Sunday, September 12, 2004

Cycle Day 7: Far north central Cambodia

Preah Vihar to Anlong Veng – 102 km

The Route: Preah Vihar is in the far north of Cambodia, on the Thai border.
Preah Vihar – 27 km – Sa’em – 44km - Trapaeng Prasat – 31 km – Anlong Veng

The Ride:
The road is dirt the whole way, and pretty much flat. The Preah Vihar – Sa’em leg is wide and well graded, and an excellent road in the dry. The road from Sa’em to Anlong Veng is not quite as good, but still very do-able in the dry, not too many bumps.

There’s a lot of mine-fields up around Preah Vihar, but they thin out once you’re past the Saém, so happy days, no worries.

The scenery is a mixture of forested sections and small farms, paddies and banana trees. This is outback Cambodia and the locals are very friendly.

Drink stops all along the way, but food is a little harder to find. But both Sa’em and Trapaeng Prasat have café’s and good food.

Sa’em is small cross-road town, and Trapaeng Prasat is a clean little country town with a Guest House. Anlong Veng is a bit bigger and noisier and has a large market, but is still, on the scale of things, a small town.

The traffic is very light the whole way.

The Day’s Ride:
After the rain sodden days of the last week or so, the cycling gods decide to smile on me, and I’m very grateful. Here comes the sun, the smile's returning to the faces! Thank you George, thank you Saint Velo.

Apart from a few muddy sections, the road is firm and clear of traffic.

I head out of Preah Vihar village at the crack of dawn and take off to Sa’em 27 km down the road. It’s dry, and the road is a solid gravel highway to heaven. I make it into the Saém café in just over an hour and order a coffee from the young waitress I met the other day. Howdee doodee lovely Khmer girl, I love you, I love Cambodia and I love my bike! Excellent!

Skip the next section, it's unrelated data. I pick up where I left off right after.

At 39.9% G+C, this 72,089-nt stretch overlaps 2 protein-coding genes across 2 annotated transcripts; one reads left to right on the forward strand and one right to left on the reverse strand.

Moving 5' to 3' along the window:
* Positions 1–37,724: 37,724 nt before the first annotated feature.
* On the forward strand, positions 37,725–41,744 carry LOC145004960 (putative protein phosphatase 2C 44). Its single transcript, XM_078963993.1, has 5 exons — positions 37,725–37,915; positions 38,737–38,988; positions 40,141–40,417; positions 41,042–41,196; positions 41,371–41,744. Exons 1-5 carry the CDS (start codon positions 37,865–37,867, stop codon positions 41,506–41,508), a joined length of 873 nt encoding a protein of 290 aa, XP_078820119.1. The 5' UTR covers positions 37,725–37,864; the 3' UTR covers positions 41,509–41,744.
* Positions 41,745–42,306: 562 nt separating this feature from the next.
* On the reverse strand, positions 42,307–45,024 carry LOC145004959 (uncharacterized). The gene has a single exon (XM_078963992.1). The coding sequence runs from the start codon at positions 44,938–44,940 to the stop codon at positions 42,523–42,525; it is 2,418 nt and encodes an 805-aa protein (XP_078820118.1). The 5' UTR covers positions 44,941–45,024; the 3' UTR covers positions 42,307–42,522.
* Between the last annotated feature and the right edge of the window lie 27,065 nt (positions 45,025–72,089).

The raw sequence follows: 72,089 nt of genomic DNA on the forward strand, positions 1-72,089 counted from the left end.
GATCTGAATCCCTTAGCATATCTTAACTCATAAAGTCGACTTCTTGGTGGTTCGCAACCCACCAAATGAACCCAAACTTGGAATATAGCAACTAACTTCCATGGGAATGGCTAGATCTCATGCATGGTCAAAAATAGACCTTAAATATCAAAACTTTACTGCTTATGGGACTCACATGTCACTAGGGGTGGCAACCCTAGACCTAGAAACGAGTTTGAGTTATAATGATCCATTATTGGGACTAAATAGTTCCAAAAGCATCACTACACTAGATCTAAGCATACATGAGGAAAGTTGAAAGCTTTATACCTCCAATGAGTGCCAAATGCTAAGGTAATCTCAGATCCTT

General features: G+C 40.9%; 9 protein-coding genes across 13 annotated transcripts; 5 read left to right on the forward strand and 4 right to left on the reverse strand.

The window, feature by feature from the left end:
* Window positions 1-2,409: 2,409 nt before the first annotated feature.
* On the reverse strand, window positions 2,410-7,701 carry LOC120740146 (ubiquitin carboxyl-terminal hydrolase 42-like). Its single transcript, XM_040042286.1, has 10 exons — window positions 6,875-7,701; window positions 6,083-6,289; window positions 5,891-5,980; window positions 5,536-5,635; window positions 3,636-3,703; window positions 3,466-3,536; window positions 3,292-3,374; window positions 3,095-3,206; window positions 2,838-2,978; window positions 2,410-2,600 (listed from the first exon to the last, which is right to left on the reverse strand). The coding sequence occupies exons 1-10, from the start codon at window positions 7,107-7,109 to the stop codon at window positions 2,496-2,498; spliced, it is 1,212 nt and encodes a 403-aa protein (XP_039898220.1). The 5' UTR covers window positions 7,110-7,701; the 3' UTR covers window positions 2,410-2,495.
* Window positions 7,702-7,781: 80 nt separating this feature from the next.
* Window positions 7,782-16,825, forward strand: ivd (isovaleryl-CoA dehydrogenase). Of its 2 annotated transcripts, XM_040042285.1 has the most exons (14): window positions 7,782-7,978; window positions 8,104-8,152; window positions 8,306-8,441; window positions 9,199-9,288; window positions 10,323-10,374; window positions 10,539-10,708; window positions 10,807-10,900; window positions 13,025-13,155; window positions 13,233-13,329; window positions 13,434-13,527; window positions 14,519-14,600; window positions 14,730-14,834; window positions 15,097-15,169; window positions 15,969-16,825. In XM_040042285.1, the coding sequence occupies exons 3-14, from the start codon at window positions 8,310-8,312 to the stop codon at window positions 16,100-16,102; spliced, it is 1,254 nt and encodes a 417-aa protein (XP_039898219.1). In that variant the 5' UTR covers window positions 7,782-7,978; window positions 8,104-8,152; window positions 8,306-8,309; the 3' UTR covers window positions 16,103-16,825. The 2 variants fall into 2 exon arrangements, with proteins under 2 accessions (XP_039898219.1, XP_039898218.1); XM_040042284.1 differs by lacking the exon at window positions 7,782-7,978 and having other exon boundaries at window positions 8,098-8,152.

West past the roundabout and I’m off to Trapaeng Prasat, I’m doing close to 30 km an hour, and this is cycling at it's best.

I’ve thrown off the sloth and torpor gathered from 12 months of wall-staring in Melbourne, and am hitting high gear, breathing fresh, clean Cambodian air, waving to the kids, slip-streaming the odd motorbike and singing It’s a long way to the top, if you want to rock and roll! thank you Bon, thank you Angus.

I stop in Trabaeng Prasat for lunch, and head out again as soon as I'm done. No time to waste, and the rain may come back and spoil the fun. Fitness level rising, spirits rising, bike staying on the ground with the rubber side down. Not bad. I zip past houses and people, waving, smiling, yelling. Roll on Camboland.

Anlong Veng is a busy little boom-town with a big market and a few Guest Houses to choose from. I pick the cheapest at 4000 Riel a night (about a dollar), partly because it’s cheap, and partly ‘cos the lady who runs it is friendly. I’ve got a couple of days to wait for Jackie and Co. (see previous posts), so it pays to have a relationship of sorts with the madam of the house.

I spend the two days wandering around Anlong Veng, riding up past the river and large spillway that cascades under the main road, to what I think is Ta Mok’s house, although I never do quite work out which one it is. Ta Mok was one of Mr Pot’s cronies, and a total blighter. I have no interest in his house at all, and walking around it would give me the creeps, but everywhere I go the Khmers keep directing me there, so I make a half-arsed effort to find it, sort of.

Khmer: You are tourist?
Me: Ah, yeah, sort of.
Khmer: House of Ta Mok, over there, you go!
Me: OK, thank you very much, I will go at once!

I cycle off in the opposite direction, with the Khmer shouting and waving something about Wrong way! Wrong way!

On the second day I pull out my Khmer language book, plug in my Ipod, and get down to some serious verb conjugations. I've digitised a whole Khmer language course, so now's a good time to use it.

Actually, Khmer doesn’t have verb conjugations, unlike Latin and Polish, which is something. It’s also not a tonal language, unlike Vietnamese and Thai, which should make it a piece of cake for the Westerner, but the problem with Khmer is that all the words sound the same.

But I struggle on, and the madam of the Guest House is mightily impressed. She has me pinned for a real intellectual, which is a nice change.

OK, tomorrow Jackie and Co. arrive. We are going up the hill near Anlong Veng to see Pol Pot's grave and have a party. Lookin’ good!

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